Other objects and features of the present disclosure will be in part apparent and in part pointed out herein.

BRIEF DESCRIPTION OF THE DRAWINGS

FIG. 1 is a rear perspective of a shooting rest;

FIG. 2 is a front perspective of the shooting rest;

FIG. 3 is a front elevation of the shooting rest;

FIG. 4 is a rear elevation of the shooting rest;

FIG. 5 is a right elevation of the shooting rest;

FIG. 6 is a left elevation of the shooting rest;

FIG. 7 is a top view of the shooting rest;

FIG. 8 is an exploded rear perspective of the shooting rest;

FIG. 9 is a section of the shooting rest taken in a plane including line 9-9 of FIG. 7;

FIG. 10 is a rear perspective of a tank of the shooting rest;

FIG. 11 is a front perspective of the tank;

FIG. 12 is a right elevation of the tank;

FIG. 13 is a left elevation of the tank; and

FIG. 14 is a top view of the tank.

Corresponding reference characters indicate corresponding parts throughout the drawings.

DETAILED DESCRIPTION

Referring to FIG. 1, a shooting rest is designated generally by the reference number 10. The shooting rest 10 is constructed for supporting a firearm (not shown) in a shooting position so a user can fire the firearm while it is supported by the shooting rest. As will become apparent, the shooting rest 10 assists the user in holding the firearm steady while aimed at a target, and the shooting rest is configured for reducing recoil felt by the user when the firearm is fired.

As shown in FIG. 1, the rest 10 includes a frame, generally indicated by the reference number 12, and forward and rear firearm supports, generally indicated by the reference numbers 14 and 16, respectively. The forward and rear supports 14, 16 are connected to the frame 12 and positioned with respect to each other for supporting respective forward and rear portions of a firearm. For example, the forward portion of the firearm could include a barrel and/or forestock of the firearm. The rear portion of the firearm could include a buttstock having a butt.

A weight support 20 for holding additional weight is supported by the frame 12. It will be understood that additional weight supported by the weight support 20 can increase the effective mass of the shooting rest 10 for absorbing recoil force when the firearm is fired. For example, various types of weight supports for supporting removable weight on firearm rests are disclosed in U.S. Pat. Nos. 8,011,129 and 8,621,773, which are hereby incorporated by reference in their entireties. In the embodiment illustrated herein, the weight support is provided in the form of a tank 20 for holding water or another liquid. It will be appreciated that other flowable material, such as sand, lead shot, etc. could be used instead of liquid without departing from the scope of the present invention. The tank 20 will be described in further detail below.

The rest 10 has three feet 22 for supporting the rest on a support surface such as a table top or bench top. Two forward feet 22 are provided, and one rear foot 22 is provided. The feet 22 are configured to support the tank 20 spaced above the support surface. It will be appreciated that other arrangements for supporting the shooting rest 10 can be used without departing from the scope of the present invention.

Referring to FIG. 1, the forward support 14 includes a cradle 30 for receiving the forward portion of the firearm and a height adjustment assembly 32 configured for adjusting a vertical position of the cradle with respect to the frame 12. In the illustrated embodiment, the cradle 30 includes a generally U-shaped pad 30A formed of thermoplastic material mounted on a base plate 30B. A flexible strap 30C is secured to the base plate 30B and is extendable over the pad 30A and securable to the cradle 30 to secure the firearm in the cradle. The height adjustment assembly 32 includes a post 34 having a rack 34A thereon for engagement by a pinion 36 (FIG. 9) rotatable by a height adjustment actuator 38 to raise and lower the cradle 30. An adjustable biasing member 40 (FIG. 9) applies an adjustable biasing force against the post 34 to maintain the post in a vertical position to which the post is moved by the pinion 36. Similar height adjustment assemblies are disclosed in U.S. Pat. Nos. 7,997,021 and 8,393,106, which are hereby incorporated by reference in their entireties.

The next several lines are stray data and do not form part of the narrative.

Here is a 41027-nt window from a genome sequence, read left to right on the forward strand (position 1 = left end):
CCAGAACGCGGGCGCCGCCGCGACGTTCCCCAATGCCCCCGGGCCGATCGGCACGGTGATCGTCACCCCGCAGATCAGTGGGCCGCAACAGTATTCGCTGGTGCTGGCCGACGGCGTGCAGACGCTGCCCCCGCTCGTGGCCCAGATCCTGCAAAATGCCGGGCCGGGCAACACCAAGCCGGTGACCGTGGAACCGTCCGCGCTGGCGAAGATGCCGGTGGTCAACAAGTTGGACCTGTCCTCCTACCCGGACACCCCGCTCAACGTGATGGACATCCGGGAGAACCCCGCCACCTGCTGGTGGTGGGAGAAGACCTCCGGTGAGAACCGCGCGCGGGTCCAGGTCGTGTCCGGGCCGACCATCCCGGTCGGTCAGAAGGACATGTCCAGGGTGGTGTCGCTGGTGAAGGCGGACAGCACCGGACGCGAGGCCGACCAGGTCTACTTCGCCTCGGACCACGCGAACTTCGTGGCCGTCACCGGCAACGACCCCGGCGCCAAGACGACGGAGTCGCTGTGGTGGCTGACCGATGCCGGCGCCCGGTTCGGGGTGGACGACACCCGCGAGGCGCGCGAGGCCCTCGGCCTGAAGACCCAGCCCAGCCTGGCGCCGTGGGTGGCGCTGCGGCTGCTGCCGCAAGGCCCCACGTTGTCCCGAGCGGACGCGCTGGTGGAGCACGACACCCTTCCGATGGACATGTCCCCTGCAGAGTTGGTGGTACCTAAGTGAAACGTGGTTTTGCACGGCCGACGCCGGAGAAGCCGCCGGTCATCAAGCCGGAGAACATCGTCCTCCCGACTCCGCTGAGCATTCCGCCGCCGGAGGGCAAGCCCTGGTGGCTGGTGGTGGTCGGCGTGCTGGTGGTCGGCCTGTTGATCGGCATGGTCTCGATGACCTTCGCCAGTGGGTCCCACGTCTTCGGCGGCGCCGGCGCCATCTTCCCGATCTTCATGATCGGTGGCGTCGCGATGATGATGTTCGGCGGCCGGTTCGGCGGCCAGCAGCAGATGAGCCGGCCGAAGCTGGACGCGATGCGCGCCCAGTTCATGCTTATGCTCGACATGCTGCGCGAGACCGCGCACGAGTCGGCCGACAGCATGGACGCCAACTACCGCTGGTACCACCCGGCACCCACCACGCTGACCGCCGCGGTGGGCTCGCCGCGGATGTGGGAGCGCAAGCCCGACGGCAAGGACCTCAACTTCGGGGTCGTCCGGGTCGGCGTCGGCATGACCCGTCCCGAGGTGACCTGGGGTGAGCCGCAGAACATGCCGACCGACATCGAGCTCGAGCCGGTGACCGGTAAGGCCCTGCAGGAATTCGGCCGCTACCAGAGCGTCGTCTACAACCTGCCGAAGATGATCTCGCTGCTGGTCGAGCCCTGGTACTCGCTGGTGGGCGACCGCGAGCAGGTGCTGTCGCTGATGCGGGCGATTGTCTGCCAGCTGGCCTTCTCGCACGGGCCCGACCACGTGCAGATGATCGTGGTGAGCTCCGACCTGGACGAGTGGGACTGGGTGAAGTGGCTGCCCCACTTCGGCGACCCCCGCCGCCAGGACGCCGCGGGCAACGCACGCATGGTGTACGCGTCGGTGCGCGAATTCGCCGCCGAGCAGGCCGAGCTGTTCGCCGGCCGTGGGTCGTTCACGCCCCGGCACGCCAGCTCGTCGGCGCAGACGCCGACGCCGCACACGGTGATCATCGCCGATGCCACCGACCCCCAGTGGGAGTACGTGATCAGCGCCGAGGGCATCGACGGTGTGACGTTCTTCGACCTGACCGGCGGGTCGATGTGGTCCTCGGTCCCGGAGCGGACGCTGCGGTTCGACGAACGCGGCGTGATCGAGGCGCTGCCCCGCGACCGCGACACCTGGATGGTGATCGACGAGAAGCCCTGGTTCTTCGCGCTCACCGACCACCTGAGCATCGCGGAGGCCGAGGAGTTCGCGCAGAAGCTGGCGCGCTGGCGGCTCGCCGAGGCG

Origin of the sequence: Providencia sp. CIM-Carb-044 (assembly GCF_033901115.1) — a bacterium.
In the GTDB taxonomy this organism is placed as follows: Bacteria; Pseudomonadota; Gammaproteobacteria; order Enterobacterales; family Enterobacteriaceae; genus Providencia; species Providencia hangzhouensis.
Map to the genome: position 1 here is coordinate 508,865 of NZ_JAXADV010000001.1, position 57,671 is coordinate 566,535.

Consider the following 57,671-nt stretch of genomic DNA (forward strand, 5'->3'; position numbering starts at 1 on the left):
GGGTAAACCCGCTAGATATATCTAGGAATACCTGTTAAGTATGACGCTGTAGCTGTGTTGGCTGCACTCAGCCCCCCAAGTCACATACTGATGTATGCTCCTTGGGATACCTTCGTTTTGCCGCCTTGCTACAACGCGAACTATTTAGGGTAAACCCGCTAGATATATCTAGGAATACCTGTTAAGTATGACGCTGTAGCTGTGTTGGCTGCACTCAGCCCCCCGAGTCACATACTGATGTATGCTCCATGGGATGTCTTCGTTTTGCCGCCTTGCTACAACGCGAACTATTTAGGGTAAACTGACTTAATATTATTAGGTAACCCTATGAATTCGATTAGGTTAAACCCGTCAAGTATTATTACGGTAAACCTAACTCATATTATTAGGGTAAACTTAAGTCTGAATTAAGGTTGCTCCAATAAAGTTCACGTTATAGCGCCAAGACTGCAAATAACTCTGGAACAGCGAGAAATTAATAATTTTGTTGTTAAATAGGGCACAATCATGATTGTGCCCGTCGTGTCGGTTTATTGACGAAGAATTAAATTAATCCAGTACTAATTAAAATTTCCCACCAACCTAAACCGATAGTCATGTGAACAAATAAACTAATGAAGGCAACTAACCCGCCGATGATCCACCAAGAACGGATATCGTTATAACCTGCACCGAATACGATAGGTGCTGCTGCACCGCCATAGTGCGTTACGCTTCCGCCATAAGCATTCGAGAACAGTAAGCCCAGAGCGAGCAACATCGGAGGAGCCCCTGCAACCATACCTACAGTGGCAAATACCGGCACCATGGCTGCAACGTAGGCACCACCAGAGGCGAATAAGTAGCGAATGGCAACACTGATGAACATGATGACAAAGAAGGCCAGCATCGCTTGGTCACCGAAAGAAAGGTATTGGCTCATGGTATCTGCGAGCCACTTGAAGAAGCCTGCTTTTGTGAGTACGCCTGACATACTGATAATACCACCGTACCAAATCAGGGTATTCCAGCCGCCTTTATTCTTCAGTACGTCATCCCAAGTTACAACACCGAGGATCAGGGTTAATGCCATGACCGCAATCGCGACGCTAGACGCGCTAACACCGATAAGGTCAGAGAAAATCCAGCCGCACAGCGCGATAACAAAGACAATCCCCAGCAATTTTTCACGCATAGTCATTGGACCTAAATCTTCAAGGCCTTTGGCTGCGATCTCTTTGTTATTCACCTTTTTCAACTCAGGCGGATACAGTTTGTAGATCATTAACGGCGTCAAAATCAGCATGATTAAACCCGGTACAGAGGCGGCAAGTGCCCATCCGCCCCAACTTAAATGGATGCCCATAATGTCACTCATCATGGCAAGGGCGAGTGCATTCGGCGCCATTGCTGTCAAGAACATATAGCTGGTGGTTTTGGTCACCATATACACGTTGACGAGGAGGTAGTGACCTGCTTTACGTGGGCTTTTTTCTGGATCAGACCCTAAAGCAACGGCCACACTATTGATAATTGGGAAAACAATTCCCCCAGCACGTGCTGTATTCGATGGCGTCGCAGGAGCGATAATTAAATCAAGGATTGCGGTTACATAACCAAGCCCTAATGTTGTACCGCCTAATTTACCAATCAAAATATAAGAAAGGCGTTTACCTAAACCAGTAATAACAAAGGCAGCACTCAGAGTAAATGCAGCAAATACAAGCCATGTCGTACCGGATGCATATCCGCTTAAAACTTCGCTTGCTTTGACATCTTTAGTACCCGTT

The post 34 is supported by a hub 42 movable forward and rearward on the frame 12 to change a distance between the forward and rear firearm supports 14, 16. Two clamp assemblies are provided at opposite sides of the hub 42 for selectively clamping the frame 12 to lock the hub in a selected position along the frame. The illustrated clamp assemblies each include a cam lever 44 attached to a bolt extending from an upper jaw of the clamp to a lower jaw of the clamp. When the cam levers 44 are in unclamped positions (not shown), the upper and lower jaws are spaced from one another to permit the forward firearm support 14 to slide forward or rearward on the frame 12 relative to the rear support 16. The cam levers 44 are movable from the unclamped positions to clamped positions (e.g., FIG. 1) to draw the lower jaws toward the upper jaws to clamp the frame 12 in the jaws. When the cam levers 44 are in the clamped positions, cams on the cam levers engage the upper jaw to hold the cam levers in the clamped positions and thus hold the forward support 14 in position on the frame 12. Similar connections of a forward firearm support to a frame of a firearm rest are disclosed in U.S. Pat. No. 8,621,773, which is hereby incorporated by reference in its entirety. Other types of forward supports can be used without departing from the scope of the present invention.